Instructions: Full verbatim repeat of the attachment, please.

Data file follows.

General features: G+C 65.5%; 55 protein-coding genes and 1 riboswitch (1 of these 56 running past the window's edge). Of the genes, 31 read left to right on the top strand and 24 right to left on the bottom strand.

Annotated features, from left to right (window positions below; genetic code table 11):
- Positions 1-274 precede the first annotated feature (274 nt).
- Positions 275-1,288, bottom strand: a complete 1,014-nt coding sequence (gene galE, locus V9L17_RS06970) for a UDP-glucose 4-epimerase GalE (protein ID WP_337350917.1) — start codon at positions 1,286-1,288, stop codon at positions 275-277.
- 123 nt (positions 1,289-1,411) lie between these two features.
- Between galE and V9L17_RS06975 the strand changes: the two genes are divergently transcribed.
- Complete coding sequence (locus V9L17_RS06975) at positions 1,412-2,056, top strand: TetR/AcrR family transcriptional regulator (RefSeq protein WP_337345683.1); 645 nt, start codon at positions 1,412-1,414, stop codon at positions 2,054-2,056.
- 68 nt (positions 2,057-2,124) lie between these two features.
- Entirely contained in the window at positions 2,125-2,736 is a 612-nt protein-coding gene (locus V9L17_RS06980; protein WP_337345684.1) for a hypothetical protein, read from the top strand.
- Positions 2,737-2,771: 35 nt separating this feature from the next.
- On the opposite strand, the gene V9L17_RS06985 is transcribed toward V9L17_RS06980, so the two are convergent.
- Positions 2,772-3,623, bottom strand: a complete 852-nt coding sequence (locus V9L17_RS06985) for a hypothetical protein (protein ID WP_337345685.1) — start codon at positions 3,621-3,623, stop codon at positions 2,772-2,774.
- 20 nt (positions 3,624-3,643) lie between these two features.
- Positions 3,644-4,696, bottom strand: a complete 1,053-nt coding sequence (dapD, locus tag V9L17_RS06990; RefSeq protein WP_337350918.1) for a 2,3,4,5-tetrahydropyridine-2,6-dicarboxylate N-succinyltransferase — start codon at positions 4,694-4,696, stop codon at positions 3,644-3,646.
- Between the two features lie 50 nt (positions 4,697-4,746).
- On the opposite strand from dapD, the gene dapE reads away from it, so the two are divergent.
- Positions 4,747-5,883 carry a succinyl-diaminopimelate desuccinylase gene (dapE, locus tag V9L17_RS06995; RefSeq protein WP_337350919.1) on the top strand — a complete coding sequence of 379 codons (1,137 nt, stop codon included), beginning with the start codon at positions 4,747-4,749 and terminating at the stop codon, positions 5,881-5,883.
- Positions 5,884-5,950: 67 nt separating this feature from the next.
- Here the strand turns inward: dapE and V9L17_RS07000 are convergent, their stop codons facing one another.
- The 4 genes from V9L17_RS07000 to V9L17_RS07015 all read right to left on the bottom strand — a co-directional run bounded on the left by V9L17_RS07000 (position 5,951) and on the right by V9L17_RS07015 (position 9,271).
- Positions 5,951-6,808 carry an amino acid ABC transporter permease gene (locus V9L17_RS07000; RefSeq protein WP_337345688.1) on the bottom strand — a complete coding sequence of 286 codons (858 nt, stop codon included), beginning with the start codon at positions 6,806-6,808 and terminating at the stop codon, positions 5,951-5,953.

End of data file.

General features: G+C 65.5%; 55 protein-coding genes and 1 riboswitch (1 of these 56 running past the window's edge). Of the genes, 31 read left to right on the top strand and 24 right to left on the bottom strand.

Annotated features, from left to right (window positions below; genetic code table 11):
- Positions 1-274 precede the first annotated feature (274 nt).
- Positions 275-1,288, bottom strand: a complete 1,014-nt coding sequence (gene galE, locus V9L17_RS06970) for a UDP-glucose 4-epimerase GalE (protein ID WP_337350917.1) — start codon at positions 1,286-1,288, stop codon at positions 275-277.
- 123 nt (positions 1,289-1,411) lie between these two features.
- Between galE and V9L17_RS06975 the strand changes: the two genes are divergently transcribed.
- Complete coding sequence (locus V9L17_RS06975) at positions 1,412-2,056, top strand: TetR/AcrR family transcriptional regulator (RefSeq protein WP_337345683.1); 645 nt, start codon at positions 1,412-1,414, stop codon at positions 2,054-2,056.
- 68 nt (positions 2,057-2,124) lie between these two features.
- Entirely contained in the window at positions 2,125-2,736 is a 612-nt protein-coding gene (locus V9L17_RS06980; protein WP_337345684.1) for a hypothetical protein, read from the top strand.
- Positions 2,737-2,771: 35 nt separating this feature from the next.
- On the opposite strand, the gene V9L17_RS06985 is transcribed toward V9L17_RS06980, so the two are convergent.
- Positions 2,772-3,623, bottom strand: a complete 852-nt coding sequence (locus V9L17_RS06985) for a hypothetical protein (protein ID WP_337345685.1) — start codon at positions 3,621-3,623, stop codon at positions 2,772-2,774.
- 20 nt (positions 3,624-3,643) lie between these two features.
- Positions 3,644-4,696, bottom strand: a complete 1,053-nt coding sequence (dapD, locus tag V9L17_RS06990; RefSeq protein WP_337350918.1) for a 2,3,4,5-tetrahydropyridine-2,6-dicarboxylate N-succinyltransferase — start codon at positions 4,694-4,696, stop codon at positions 3,644-3,646.
- Between the two features lie 50 nt (positions 4,697-4,746).
- On the opposite strand from dapD, the gene dapE reads away from it, so the two are divergent.
- Positions 4,747-5,883 carry a succinyl-diaminopimelate desuccinylase gene (dapE, locus tag V9L17_RS06995; RefSeq protein WP_337350919.1) on the top strand — a complete coding sequence of 379 codons (1,137 nt, stop codon included), beginning with the start codon at positions 4,747-4,749 and terminating at the stop codon, positions 5,881-5,883.
- Positions 5,884-5,950: 67 nt separating this feature from the next.
- Here the strand turns inward: dapE and V9L17_RS07000 are convergent, their stop codons facing one another.
- The 4 genes from V9L17_RS07000 to V9L17_RS07015 all read right to left on the bottom strand — a co-directional run bounded on the left by V9L17_RS07000 (position 5,951) and on the right by V9L17_RS07015 (position 9,271).
- Positions 5,951-6,808 carry an amino acid ABC transporter permease gene (locus V9L17_RS07000; RefSeq protein WP_337345688.1) on the bottom strand — a complete coding sequence of 286 codons (858 nt, stop codon included), beginning with the start codon at positions 6,806-6,808 and terminating at the stop codon, positions 5,951-5,953.